When you're expecting a baby, your top priority will often be to do all that you can to care for the child. However, as much as it's important to think about the baby's health, you should also be thinking about your own health. There are several medical professionals and health practitioners you should see when you're pregnant, including a physical therapist. This practitioner can be a valuable ally in your effort to stay as comfortable as possible when you're carrying your child. Here are some reasons to seek physical therapy when you're pregnant.
Relief From Your Pain
Although some women breeze through pregnancy with little in the way of discomfort, others suffer for the majority of the nine months. Physical pain is commonplace when you're pregnant, especially when it comes to back pain. The growth of your baby pushes considerably on your back, causing it to change shape and often cause you pain. Given that pain medication is often out of the question when you're pregnant, care from a physical therapist becomes vital. This health practitioner can use multiple hands-on techniques to gently manipulate your body to relieve your pain. Many physical therapists have additional training in caring for women who are pregnant, too.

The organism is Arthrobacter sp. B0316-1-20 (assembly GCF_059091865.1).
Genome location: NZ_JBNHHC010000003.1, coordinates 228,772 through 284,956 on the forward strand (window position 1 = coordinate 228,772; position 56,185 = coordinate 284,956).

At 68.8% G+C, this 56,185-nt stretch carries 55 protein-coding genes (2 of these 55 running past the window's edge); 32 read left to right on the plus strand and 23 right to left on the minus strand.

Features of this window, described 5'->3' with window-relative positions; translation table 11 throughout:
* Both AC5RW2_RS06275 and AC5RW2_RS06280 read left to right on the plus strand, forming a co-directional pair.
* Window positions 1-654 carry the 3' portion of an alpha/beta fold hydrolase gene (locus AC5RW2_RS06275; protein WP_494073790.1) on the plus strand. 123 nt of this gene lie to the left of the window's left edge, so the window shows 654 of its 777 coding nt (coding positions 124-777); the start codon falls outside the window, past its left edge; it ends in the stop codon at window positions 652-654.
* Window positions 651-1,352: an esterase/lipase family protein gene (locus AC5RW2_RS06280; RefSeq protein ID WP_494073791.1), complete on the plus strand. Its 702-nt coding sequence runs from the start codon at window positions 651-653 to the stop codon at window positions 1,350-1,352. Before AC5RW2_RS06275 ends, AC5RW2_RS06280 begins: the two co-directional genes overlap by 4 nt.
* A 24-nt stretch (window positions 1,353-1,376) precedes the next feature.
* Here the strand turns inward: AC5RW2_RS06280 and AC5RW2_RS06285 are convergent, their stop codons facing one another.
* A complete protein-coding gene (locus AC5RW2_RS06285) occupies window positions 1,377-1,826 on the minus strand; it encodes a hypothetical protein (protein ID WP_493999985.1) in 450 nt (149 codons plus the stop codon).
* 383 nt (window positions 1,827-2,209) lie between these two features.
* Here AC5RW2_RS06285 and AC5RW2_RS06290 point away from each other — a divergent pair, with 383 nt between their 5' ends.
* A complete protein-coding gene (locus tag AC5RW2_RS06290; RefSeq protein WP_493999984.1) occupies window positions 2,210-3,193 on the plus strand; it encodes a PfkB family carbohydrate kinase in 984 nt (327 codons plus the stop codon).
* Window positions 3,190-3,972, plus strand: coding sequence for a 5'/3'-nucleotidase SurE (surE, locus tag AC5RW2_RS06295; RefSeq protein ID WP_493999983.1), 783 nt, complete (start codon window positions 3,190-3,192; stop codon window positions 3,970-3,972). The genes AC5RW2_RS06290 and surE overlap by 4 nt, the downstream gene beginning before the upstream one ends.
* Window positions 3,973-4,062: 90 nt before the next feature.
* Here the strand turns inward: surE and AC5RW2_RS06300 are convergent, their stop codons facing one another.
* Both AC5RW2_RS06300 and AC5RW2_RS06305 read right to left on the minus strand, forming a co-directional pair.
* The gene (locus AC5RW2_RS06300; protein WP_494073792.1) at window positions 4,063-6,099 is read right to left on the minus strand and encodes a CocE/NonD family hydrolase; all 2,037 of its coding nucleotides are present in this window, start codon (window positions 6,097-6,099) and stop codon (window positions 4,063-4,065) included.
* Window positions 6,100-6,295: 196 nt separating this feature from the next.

Strengthening Your Body
You might not think much about the importance of strengthening your body when you're pregnant, but doing so is critical. Weaknesses in your muscles can cause areas such as your back to move farther out of alignment, resulting in more pain. When you visit a physical therapist while pregnant, he or she will help you to strengthen your body. One method is through exercises, which you can do during your appointments and even when you're at home. The physical therapist will teach you specific exercises that will target weak muscles to make your pregnancy easier.
Help With Sleeping
The physical discomfort that is common for many women while pregnant can make it difficult to sleep. You may find that, in addition to the other challenges of pregnancy, a shortage of nightly sleep can make this series of months extremely challenging. In addition to helping relieve your pain so that you can sleep more soundly, your physical therapist will also talk to you about your sleeping posture and make several suggestions that you can use to help prop up your body in bed so that it's comfortable enough that you can fall asleep and, ideally, sleep through the night.